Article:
Our inclusive meals were served in the ornate Queen Adelaide restaurant car, where food and delicious wine representing the region you travel through is served. In the Northern Territory, the menu offered lighter food, like smoked barramundi for breakfast and kangaroo steak and camel tagine for dinner. I was impressed with the kitchen and waiting staff, who operate in such a confined space.
There’s no end to the hospitality – drinks are included in the price of the journey and champagne is on tap. Attentive and dedicated staff members make sure this steel-wheeled icon operates smoothly.
After dinner, I returned to my compartment, where my personal cabin steward, Phoebe, had transformed the space into a cosy bedroom with crisp white linens and plump pillows. My cabin also had a small bathroom with a walk-in shower, a fold-down table and a big window, which was perfect for watching the passing countryside. Rocking along the tracks, all 1,183km to Alice Springs, I was soothed to sleep each night.
The sunrise lit up the red ochre Outback, the coarse spinifex plants and the desert oaks that lined the tracks.
The Alice Springs station platform has a statue of a camel – a memorial to the Afghan camel trains. I traded in the comfortable, air-conditioned train for a 450km scenic flight over the harsh red Outback terrain. The remarkable sandstone monolith of Uluru (aka Ayers Rock), sacred to indigenous Australians, came into view and we flew by to see it up close.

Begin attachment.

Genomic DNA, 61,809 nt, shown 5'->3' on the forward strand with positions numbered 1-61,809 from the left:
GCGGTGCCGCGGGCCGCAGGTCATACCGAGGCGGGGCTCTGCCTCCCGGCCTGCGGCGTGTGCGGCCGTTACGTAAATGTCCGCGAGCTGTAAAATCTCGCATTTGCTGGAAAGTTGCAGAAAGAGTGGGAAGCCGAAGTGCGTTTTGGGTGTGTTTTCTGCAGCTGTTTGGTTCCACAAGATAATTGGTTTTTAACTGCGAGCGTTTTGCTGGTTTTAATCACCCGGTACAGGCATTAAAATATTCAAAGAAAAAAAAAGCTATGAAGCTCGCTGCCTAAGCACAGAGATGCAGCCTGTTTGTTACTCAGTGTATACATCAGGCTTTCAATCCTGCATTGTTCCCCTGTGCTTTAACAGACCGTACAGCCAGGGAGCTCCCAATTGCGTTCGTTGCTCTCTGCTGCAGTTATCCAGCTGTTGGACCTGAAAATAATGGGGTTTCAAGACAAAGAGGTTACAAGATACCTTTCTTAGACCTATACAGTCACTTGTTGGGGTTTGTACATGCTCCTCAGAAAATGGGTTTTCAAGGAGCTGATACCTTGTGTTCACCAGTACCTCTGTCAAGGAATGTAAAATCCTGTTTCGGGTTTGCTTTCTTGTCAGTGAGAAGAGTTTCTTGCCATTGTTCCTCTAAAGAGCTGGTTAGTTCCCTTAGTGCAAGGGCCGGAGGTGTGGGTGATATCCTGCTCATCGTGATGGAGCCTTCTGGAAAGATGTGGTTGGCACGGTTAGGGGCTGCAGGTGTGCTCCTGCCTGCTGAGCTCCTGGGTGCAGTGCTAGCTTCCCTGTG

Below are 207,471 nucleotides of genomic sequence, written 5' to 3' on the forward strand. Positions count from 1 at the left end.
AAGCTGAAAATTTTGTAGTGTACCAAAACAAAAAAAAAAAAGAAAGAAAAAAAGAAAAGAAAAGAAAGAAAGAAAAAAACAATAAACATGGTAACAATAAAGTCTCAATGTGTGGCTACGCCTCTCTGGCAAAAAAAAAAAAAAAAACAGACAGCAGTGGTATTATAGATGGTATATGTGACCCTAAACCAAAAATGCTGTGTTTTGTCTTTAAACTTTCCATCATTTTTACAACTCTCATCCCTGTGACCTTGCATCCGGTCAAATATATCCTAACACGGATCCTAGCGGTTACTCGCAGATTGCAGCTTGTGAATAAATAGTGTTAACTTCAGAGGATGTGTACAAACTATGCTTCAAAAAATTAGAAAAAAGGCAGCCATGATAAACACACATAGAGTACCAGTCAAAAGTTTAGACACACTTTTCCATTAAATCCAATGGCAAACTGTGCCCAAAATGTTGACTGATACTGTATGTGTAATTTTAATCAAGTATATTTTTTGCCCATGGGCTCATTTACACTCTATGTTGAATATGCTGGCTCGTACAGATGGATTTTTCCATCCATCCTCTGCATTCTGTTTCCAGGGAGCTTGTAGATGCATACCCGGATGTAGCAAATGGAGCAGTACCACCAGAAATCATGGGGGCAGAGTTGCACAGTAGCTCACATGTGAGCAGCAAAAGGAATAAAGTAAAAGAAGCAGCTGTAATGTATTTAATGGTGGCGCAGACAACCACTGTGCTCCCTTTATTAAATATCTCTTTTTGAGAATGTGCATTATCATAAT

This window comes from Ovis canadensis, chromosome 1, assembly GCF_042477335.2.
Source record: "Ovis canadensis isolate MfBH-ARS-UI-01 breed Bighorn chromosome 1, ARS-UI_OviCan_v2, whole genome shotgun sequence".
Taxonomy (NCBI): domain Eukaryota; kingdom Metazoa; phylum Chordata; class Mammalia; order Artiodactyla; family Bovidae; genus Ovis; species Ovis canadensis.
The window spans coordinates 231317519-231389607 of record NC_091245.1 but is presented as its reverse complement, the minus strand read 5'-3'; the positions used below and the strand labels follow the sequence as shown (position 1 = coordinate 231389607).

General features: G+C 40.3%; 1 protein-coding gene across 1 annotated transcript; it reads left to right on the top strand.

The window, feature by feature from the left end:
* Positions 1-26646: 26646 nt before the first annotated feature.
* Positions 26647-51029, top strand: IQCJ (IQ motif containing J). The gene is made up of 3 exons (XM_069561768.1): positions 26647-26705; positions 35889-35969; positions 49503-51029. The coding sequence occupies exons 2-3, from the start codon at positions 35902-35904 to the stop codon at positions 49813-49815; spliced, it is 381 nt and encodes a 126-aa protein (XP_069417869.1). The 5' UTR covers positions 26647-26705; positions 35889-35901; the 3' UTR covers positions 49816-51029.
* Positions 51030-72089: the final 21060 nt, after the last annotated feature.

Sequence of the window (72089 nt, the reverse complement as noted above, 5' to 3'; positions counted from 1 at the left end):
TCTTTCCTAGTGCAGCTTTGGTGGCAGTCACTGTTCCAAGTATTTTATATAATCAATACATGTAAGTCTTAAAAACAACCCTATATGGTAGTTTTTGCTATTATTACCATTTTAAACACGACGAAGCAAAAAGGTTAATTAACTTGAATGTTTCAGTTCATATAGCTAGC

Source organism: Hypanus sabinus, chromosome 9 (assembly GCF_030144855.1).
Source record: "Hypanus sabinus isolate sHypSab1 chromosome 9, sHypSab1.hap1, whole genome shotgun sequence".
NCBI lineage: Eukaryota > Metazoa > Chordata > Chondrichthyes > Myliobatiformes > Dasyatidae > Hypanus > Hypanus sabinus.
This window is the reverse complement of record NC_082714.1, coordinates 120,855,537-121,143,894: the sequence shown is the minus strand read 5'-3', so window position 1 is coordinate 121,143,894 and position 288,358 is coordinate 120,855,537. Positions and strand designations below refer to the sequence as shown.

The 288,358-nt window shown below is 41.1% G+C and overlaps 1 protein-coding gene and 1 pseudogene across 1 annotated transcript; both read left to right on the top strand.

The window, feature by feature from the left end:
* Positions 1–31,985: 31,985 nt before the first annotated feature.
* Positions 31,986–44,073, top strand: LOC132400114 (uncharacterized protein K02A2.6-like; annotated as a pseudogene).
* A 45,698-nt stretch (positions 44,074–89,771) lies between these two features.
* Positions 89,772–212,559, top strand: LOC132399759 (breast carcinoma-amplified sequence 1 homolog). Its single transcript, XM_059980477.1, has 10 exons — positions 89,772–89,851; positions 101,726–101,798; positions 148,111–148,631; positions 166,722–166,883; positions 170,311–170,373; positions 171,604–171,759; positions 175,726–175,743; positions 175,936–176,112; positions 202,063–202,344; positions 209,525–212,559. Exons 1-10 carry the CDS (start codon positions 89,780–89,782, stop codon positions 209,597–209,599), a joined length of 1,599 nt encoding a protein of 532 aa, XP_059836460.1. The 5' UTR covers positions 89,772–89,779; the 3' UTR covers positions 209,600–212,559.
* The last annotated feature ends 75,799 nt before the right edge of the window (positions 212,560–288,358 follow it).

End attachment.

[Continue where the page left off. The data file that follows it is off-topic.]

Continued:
An off-train evening BBQ was prepared at The Telegraph, an old telegraph relay station and museum on the outskirts of Alice Springs. Entertainment, food and even camel rides were available to The Ghan passengers.
We crossed into South Australia, the driest state in the driest continent in the world. Temperatures in summer can reach 50C and that’s in the shade!
The boundless Outback sky erupted in a display of pink hues as sunrise gave way to another dazzling morning. We were surrounded by sun-baked emptiness that shimmered in the antipodean dawn.
The Ghan stopped in a siding at Manguri station, which is in the middle of nowhere, 42km north of Coober Pedy. The train is too long to fit the town’s platform, so passengers get ferried by coach.